Does 3,500 Calories Really Equal 1 Pound?
Weight loss, in theory, sounds incredibly simple.If 3,500 calories equals one pound, then creating a calorie deficit of 3,500 calories will result in weight loss! But as society has proven, and most of us have experienced, weight loss is the farthest thing from simple math. In today’s article, we are going to talk about why this is.
We’ve all likely heard the teaching that 1 lb. of body fat = 3,500 calories. As it turns out, this isn’t true. The 3,500 calorie number is based on outdated and faulty science dating all the way back to the 1950s. In 1958, researcher Max Wishnofsky, MD, calculated that 1 lb. of body fat stores approximately 3,500 calories of energy. This appealing simple number stuck around despite the fact that it’s over 50 years old. Fortunately, science recently acknowledged that this number fails to account for a variety of factors. In 2012, the American Society for Nutrition and the International Life Sciences Institute refuted this claim in a jointly issued consensus statement.
Decreasing your intake by 500 calories/day so that you drop 1 lb. in a week isn’t how weight loss works. At best, this rule seems to work for short term weight loss but in the long term, it doesn’t hold water. One of the reasons why is because the 3,500 calorie rule fails to account for the metabolic changes that take place as you lose weight. Hence the reason why individuals wanting to lose weight may be successful at first but eventually plateau.
To put things into simpler terms, let’s meet Frank. Frank is a 48 year old man, at 5’7” weighing around 200 lbs. Frank could definitely lose some weight. We’ll say that Frank’s basal metabolic rate, or the rate at which his body uses energy when at rest, is 3,300 calories. This means that on a day when Frank isn’t doing any form of exercise, he only needs 3,300 calories to maintain his body’s functions. Currently, Frank eats 4,000 calories. Given these numbers, we can pretty easily see why Frank slowly gained weight over time. In order to maintain his weight of 200 lbs., Frankonly needs to eat 3,300 calories each day. Now if Frank wants to drop one pound per week based on the 3,500 calorie rule, he needs to create a deficit of 500 calories each day. This means that he should only eat 2,800 calories per day.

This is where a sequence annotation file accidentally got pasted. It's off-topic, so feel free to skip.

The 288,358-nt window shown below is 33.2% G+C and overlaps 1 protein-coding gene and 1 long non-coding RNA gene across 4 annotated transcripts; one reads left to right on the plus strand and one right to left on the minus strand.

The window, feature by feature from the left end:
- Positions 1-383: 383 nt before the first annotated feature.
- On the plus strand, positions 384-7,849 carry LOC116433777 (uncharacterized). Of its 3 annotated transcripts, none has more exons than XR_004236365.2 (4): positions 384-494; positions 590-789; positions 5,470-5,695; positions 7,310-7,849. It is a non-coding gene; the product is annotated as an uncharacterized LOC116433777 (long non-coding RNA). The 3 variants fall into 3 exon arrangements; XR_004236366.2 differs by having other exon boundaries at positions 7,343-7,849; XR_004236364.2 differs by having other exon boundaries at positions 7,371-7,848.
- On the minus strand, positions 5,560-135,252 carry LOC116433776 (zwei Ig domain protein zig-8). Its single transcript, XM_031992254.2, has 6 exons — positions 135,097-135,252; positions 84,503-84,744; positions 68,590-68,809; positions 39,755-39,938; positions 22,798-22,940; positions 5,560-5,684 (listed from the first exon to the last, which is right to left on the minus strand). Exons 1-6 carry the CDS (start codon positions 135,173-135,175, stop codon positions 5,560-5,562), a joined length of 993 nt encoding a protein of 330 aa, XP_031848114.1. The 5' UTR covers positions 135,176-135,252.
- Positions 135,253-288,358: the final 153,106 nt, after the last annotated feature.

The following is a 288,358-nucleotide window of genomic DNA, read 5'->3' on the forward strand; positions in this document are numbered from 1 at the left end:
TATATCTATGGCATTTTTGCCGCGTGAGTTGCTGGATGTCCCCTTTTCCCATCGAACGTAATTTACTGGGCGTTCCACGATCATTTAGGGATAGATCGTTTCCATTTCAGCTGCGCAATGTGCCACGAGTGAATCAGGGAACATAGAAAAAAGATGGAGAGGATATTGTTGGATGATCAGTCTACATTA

As stated earlier, the 3,500 calorie rule may work for Frank initially. The calorie drop in comparison to Frank’s basal metabolic rate will mean that the body will have to rely on its energy stores (fat) to maintain Frank’s size. In other words, Frank will eventually lose some of his excess fat stores. But as Frank keeps consuming the 2,800 calorie diet, he will eventually plateau. This is because as Frank drops weight, he needs fewer calories to maintain his less-heavy self. So while Frank’s basal metabolic rate began at 3,300 calories/day, it could drop to 2,900 calories/day due to the weight loss.
Weight Loss is Not Linear
By no means is this article meant to be a detailed explanation of all the flaws behind the 3,500 calorie rule. That will be discussed in the article, The Mathematics of Weight Loss.This article is simply meant to discuss the science on which some weight loss programs are built, and in this case, how many of these weight loss programs are built on flawed science. All of this is to say that while weight loss is taught as a linear function, it is everything but that. Weight loss is NOT linear. And unfortunately, this newfound knowledge has not been widely adopted for clinical weight management or used to inform policy discussions. But just because it hasn’t been widely adopted doesn’t mean that you can’t apply it to your daily life.
Understand that human physiology is complicated and ever changing. If you are on your own weight loss journey, don’t obsess over the scale especially if you know that you are doing everything you can to live a healthier life. Steady, sustainable weight loss takes time. It takes month after month and year after year of dedicated hard work. Despite what the media tells us, it’s not fair or realistic to expect that you can lose 8 lbs. in one week.
The fact of the matter is that weight loss isn’t just about the scale, it’s about making lifestyle improvements that increase longevity and decrease mortality. Weight loss should be far deeper than what you see when you look in the mirror, there should be a goal for improved health. For more information on how to effectively lose weight, read 5 Habits that Boost Weight Loss.